Impact of this policy

Quality of Health Care Services marginal neutral fundamental
Level of Equity system less equitable neutral system more equitable
Cost Efficiency very low neutral very high

No formal rating of the current policy seems yet appropriate. In the medium-term no impact on quality is expected as also the level of equity may remains unchanged. Cost efficiency likely increases once sickness funds have to adhere to measures and when these measures are well monitored. But it is too early to say if this really will translate into measurable cost-efficiency given the small size of the additonal funds currently available. 

References

Sources of Information

BMF. Bericht der Bundesregierung, Budgetbericht 2009/2010. Wien, 2009.

Bundesgesetz über einen Kassenstrukturfonds für die Gebietskrankenkassen, Entwurf April 2009.

Bundesgesetz betreffend den Verzicht auf Bundesforderungen gegenüber Gebietskrankenkassen, Entwurf April 2009.

BMG. Österreichische Gesundheitsbefragung 2006/2007. Wien 2007.

Hofmarcher, Maria M. and Herta M. Rack (2006). "Austria: Health System Review." Health Systems in Transition. Volume 8, Number 3.

Hofmarcher, Maria M. Gesundheitspolitik seit 2000: Konsolidierung gelungen - Umbau tot? in Talos, E. (Hg.) Schwarz-Blau, Eine Bilanz des "Neu-Regierens", LIT Verlag GmbH, Wien, 2006.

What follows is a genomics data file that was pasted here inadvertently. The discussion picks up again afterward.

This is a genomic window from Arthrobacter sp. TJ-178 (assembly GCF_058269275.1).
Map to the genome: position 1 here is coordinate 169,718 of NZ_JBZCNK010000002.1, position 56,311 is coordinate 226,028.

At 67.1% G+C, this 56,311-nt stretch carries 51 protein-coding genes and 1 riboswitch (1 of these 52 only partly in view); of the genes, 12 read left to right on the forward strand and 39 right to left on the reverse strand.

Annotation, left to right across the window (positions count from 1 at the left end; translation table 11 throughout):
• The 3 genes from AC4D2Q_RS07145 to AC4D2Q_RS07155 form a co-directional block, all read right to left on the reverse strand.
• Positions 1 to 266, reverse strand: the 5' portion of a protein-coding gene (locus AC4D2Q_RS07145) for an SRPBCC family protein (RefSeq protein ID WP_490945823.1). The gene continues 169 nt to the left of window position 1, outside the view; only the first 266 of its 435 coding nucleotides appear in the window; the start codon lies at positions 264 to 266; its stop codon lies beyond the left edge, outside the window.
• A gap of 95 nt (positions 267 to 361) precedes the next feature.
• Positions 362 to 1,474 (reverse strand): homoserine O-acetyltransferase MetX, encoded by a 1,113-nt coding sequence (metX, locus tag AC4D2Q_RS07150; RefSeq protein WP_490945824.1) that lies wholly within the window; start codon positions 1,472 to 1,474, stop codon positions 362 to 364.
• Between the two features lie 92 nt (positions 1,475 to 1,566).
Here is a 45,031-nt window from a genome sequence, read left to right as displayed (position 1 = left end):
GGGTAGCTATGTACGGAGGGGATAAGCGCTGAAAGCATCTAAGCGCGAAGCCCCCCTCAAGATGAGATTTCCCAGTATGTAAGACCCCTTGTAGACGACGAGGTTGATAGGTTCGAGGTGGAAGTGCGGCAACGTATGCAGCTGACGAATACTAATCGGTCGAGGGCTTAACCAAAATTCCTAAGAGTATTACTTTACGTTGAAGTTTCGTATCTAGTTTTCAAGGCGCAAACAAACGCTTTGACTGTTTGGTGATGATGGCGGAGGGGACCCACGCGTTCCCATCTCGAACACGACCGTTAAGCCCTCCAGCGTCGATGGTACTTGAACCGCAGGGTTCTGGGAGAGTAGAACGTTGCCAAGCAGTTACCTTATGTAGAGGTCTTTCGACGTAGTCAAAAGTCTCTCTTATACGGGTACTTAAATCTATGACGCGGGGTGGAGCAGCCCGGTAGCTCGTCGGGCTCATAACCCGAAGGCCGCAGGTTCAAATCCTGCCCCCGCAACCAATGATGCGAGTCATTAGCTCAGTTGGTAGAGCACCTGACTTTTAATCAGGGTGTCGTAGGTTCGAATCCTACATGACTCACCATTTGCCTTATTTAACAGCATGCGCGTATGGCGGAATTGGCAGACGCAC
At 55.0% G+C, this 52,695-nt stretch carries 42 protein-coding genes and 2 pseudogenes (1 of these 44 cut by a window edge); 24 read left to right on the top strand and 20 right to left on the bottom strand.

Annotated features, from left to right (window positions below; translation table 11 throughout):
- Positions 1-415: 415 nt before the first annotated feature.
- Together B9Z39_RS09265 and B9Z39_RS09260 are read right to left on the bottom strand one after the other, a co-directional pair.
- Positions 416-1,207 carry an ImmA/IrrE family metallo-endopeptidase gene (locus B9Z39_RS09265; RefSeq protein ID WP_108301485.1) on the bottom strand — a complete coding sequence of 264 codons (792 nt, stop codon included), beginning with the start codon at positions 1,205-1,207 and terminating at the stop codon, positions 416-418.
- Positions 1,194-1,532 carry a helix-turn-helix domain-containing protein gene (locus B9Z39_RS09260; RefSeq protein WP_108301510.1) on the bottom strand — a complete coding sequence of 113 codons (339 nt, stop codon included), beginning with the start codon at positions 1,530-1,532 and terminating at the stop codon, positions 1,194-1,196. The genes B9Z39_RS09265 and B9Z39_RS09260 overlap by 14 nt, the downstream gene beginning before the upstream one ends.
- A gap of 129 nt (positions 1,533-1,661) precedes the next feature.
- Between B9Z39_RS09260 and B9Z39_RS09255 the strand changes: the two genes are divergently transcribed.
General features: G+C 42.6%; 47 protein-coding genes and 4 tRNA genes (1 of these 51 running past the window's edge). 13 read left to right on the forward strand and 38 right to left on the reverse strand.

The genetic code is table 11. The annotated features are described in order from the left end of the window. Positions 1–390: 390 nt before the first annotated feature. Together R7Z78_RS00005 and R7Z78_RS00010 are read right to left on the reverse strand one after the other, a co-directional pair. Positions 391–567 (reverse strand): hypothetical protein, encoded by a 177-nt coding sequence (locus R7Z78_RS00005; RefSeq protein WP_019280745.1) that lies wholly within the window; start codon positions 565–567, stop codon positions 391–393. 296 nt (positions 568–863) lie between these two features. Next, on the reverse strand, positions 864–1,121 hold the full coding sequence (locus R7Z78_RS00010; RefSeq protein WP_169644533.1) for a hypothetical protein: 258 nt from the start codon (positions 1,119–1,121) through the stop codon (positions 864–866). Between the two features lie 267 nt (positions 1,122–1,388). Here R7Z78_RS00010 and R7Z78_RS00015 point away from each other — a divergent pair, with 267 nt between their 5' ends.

Hofmarcher M.M, Köttl, J, (2009), Kostendämpfungspotenziale bei den Gebietskrankenkassen, IHS Bericht, unveröffentlicht.

IHS. Prognose der Österreichischen Wirtschaft 2009-2010. Institut für Höhere Studien, Wien, 2009.

OECD. Länderbericht Österreich. Paris, 2008.

Pardes, H. et. al. Effects of Medical Research on Health Care and the Economy. Science, 1 Jannuary 1999: Vol 283 no 5398, pp. 36-37.

Hauptverband der österreichischen Sozialversicherungsträger. Statistisches Handbuch der österreichischen Sozialversicherungsträger 2008. Wien, 2008.

WHO. Health in times of global economic crisis: implications for the WHO European Region. Copenhagen, 2009. www.euro.who.int/healthsystems/econcrisis/20090316_1

Author/s and/or contributors to this survey

Maria M. Hofmarcher

The author is grateful for many valuable comments received by:

  • Clemens Auer, Director General, Ministry of Health
  • Richard Gauss, Head, Ministry of Finance
  • Helmut Hofer, Senior Researcher, Institute for Advanced Studies
  • Arno Melitopolus, Executive Director ÖBIG, Gesundheit Österreich GmbH

Suggested citation for this online article

Hofmarcher, Maria M.. "Yet to come: health policy response to the crisis". Health Policy Monitor, April 2009. Available at http://www.hpm.org/survey/at/b13/1